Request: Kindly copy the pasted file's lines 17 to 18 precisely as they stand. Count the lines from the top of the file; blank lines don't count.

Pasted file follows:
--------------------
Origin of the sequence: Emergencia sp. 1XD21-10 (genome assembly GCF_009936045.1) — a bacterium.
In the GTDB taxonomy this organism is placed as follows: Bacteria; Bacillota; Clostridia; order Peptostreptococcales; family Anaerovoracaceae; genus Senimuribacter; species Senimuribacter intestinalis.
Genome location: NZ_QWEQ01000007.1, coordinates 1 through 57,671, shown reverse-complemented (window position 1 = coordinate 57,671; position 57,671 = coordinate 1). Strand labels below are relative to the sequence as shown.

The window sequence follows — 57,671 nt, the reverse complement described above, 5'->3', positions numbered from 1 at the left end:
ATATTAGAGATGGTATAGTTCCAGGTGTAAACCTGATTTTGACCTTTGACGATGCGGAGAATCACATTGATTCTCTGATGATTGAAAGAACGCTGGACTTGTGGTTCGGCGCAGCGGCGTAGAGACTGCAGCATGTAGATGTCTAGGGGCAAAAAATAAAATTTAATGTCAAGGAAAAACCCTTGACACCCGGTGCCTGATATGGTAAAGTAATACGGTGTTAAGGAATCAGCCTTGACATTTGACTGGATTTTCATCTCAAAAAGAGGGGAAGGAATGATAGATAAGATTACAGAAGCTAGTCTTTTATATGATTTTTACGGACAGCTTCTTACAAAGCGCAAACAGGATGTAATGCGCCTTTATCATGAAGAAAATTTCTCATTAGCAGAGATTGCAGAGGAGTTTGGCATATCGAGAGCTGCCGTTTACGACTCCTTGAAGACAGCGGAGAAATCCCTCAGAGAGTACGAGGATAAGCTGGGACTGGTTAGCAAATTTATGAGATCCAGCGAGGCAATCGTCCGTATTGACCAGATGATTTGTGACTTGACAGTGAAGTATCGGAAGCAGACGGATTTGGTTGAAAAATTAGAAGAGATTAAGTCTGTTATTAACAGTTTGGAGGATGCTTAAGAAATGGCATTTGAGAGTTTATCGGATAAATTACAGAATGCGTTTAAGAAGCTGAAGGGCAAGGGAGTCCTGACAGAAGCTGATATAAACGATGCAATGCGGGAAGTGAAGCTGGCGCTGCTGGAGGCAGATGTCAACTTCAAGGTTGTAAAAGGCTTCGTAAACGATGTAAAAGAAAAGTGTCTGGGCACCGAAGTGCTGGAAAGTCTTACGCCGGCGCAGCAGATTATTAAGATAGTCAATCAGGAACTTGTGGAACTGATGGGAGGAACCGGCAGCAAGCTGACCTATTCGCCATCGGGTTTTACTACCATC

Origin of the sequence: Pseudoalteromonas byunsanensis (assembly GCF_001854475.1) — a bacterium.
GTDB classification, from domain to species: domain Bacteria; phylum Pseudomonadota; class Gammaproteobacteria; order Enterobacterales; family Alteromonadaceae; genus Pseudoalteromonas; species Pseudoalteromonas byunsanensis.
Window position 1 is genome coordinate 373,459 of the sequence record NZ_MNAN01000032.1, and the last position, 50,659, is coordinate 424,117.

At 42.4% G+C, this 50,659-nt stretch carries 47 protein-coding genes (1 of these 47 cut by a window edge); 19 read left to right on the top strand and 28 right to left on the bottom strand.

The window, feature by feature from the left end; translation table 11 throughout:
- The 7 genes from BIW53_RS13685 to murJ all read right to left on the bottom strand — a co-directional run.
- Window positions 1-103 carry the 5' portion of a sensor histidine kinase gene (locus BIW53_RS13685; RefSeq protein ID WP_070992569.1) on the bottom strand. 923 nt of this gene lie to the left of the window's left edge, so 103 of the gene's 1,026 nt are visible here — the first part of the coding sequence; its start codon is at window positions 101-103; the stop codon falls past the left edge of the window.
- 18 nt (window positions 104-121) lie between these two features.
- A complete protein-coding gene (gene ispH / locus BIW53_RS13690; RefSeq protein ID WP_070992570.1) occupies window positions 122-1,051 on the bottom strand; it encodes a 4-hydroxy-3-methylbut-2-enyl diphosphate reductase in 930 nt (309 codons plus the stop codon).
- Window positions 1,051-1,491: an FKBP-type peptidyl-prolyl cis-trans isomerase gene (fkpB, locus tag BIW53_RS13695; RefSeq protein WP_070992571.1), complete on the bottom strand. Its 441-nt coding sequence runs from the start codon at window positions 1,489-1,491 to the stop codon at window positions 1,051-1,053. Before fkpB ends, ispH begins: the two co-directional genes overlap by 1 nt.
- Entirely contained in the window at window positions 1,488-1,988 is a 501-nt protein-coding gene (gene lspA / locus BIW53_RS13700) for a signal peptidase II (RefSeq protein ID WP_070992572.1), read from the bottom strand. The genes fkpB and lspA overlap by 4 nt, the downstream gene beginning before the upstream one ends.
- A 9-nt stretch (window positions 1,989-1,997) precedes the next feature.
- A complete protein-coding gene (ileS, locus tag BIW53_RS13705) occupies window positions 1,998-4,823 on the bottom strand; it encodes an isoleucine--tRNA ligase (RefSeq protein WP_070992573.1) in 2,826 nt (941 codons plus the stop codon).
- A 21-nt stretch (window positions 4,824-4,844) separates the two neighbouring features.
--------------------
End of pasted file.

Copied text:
- A 9-nt stretch (window positions 1,989-1,997) precedes the next feature.
- A complete protein-coding gene (ileS, locus tag BIW53_RS13705) occupies window positions 1,998-4,823 on the bottom strand; it encodes an isoleucine--tRNA ligase (RefSeq protein WP_070992573.1) in 2,826 nt (941 codons plus the stop codon).